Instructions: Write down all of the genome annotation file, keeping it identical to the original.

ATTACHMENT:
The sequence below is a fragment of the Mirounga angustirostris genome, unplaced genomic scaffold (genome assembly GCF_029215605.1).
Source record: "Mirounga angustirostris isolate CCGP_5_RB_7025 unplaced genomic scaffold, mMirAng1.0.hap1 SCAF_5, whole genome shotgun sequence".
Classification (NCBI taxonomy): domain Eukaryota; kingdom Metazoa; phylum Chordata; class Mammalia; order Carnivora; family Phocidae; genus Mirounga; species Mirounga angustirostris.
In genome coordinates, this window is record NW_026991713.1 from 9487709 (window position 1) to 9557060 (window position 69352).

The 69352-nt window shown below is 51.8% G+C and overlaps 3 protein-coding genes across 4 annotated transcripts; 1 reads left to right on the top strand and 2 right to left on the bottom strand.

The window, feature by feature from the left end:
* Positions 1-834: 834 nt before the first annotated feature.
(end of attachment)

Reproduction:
The sequence below is a fragment of the Mirounga angustirostris genome, unplaced genomic scaffold (genome assembly GCF_029215605.1).
Source record: "Mirounga angustirostris isolate CCGP_5_RB_7025 unplaced genomic scaffold, mMirAng1.0.hap1 SCAF_5, whole genome shotgun sequence".
Classification (NCBI taxonomy): domain Eukaryota; kingdom Metazoa; phylum Chordata; class Mammalia; order Carnivora; family Phocidae; genus Mirounga; species Mirounga angustirostris.
In genome coordinates, this window is record NW_026991713.1 from 9487709 (window position 1) to 9557060 (window position 69352).

The 69352-nt window shown below is 51.8% G+C and overlaps 3 protein-coding genes across 4 annotated transcripts; 1 reads left to right on the top strand and 2 right to left on the bottom strand.

The window, feature by feature from the left end:
* Positions 1-834: 834 nt before the first annotated feature.